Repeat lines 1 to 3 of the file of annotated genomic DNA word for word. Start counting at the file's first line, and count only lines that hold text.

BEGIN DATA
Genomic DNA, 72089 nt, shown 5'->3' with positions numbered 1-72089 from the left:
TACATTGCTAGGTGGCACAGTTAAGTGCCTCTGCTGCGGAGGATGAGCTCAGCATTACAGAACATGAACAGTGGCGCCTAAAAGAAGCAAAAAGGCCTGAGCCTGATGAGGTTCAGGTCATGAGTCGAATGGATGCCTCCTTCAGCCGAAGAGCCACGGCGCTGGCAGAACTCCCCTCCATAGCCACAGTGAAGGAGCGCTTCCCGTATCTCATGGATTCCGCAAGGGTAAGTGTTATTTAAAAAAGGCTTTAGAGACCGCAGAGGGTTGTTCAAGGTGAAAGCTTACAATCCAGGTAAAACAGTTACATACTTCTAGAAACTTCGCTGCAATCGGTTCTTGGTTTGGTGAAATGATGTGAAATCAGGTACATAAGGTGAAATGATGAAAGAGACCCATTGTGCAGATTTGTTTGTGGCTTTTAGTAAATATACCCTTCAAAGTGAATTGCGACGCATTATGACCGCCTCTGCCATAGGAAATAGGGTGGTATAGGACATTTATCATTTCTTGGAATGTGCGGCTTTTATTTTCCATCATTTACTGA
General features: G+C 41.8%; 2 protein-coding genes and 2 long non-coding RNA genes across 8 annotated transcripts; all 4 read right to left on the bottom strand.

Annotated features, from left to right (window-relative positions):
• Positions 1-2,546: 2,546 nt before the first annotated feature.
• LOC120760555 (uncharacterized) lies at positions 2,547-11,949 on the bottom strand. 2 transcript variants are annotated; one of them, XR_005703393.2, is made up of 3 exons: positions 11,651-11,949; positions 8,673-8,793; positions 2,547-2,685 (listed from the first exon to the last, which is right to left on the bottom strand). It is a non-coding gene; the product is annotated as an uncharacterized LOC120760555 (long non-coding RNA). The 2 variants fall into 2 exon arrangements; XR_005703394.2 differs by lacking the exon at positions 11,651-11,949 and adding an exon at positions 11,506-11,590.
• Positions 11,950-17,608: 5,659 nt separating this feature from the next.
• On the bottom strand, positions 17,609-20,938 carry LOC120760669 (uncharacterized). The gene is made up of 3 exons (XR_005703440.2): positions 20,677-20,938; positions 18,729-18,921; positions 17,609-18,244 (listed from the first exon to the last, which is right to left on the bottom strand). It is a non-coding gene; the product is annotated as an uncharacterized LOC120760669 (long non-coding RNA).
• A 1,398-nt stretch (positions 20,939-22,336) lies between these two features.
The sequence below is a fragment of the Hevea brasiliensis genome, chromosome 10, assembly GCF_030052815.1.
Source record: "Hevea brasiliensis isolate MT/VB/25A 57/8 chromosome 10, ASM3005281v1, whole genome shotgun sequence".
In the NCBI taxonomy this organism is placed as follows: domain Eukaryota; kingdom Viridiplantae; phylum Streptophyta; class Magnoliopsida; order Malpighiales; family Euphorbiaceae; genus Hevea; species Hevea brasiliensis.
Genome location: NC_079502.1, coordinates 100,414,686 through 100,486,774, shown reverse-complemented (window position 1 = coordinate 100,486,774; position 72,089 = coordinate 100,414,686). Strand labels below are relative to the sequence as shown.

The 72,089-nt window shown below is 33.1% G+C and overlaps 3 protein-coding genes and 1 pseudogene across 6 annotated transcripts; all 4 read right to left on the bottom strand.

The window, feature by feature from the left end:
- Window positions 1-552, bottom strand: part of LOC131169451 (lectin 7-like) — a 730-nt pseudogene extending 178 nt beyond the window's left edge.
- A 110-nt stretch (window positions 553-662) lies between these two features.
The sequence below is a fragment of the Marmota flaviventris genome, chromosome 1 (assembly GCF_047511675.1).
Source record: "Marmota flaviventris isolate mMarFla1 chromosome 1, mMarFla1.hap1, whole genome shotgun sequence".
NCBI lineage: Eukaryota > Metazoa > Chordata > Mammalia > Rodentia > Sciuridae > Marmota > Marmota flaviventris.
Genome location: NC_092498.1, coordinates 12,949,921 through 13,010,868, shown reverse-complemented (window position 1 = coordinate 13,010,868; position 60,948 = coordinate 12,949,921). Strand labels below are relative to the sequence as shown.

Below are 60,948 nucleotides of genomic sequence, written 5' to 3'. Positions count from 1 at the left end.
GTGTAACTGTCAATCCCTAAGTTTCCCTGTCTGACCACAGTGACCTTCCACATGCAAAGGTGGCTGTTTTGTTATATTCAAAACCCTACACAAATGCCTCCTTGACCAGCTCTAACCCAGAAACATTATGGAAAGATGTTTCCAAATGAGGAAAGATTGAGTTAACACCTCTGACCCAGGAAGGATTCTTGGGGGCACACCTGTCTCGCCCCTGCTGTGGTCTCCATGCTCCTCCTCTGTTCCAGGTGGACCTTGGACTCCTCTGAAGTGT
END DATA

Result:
Genomic DNA, 72089 nt, shown 5'->3' with positions numbered 1-72089 from the left:
TACATTGCTAGGTGGCACAGTTAAGTGCCTCTGCTGCGGAGGATGAGCTCAGCATTACAGAACATGAACAGTGGCGCCTAAAAGAAGCAAAAAGGCCTGAGCCTGATGAGGTTCAGGTCATGAGTCGAATGGATGCCTCCTTCAGCCGAAGAGCCACGGCGCTGGCAGAACTCCCCTCCATAGCCACAGTGAAGGAGCGCTTCCCGTATCTCATGGATTCCGCAAGGGTAAGTGTTATTTAAAAAAGGCTTTAGAGACCGCAGAGGGTTGTTCAAGGTGAAAGCTTACAATCCAGGTAAAACAGTTACATACTTCTAGAAACTTCGCTGCAATCGGTTCTTGGTTTGGTGAAATGATGTGAAATCAGGTACATAAGGTGAAATGATGAAAGAGACCCATTGTGCAGATTTGTTTGTGGCTTTTAGTAAATATACCCTTCAAAGTGAATTGCGACGCATTATGACCGCCTCTGCCATAGGAAATAGGGTGGTATAGGACATTTATCATTTCTTGGAATGTGCGGCTTTTATTTTCCATCATTTACTGA
General features: G+C 41.8%; 2 protein-coding genes and 2 long non-coding RNA genes across 8 annotated transcripts; all 4 read right to left on the bottom strand.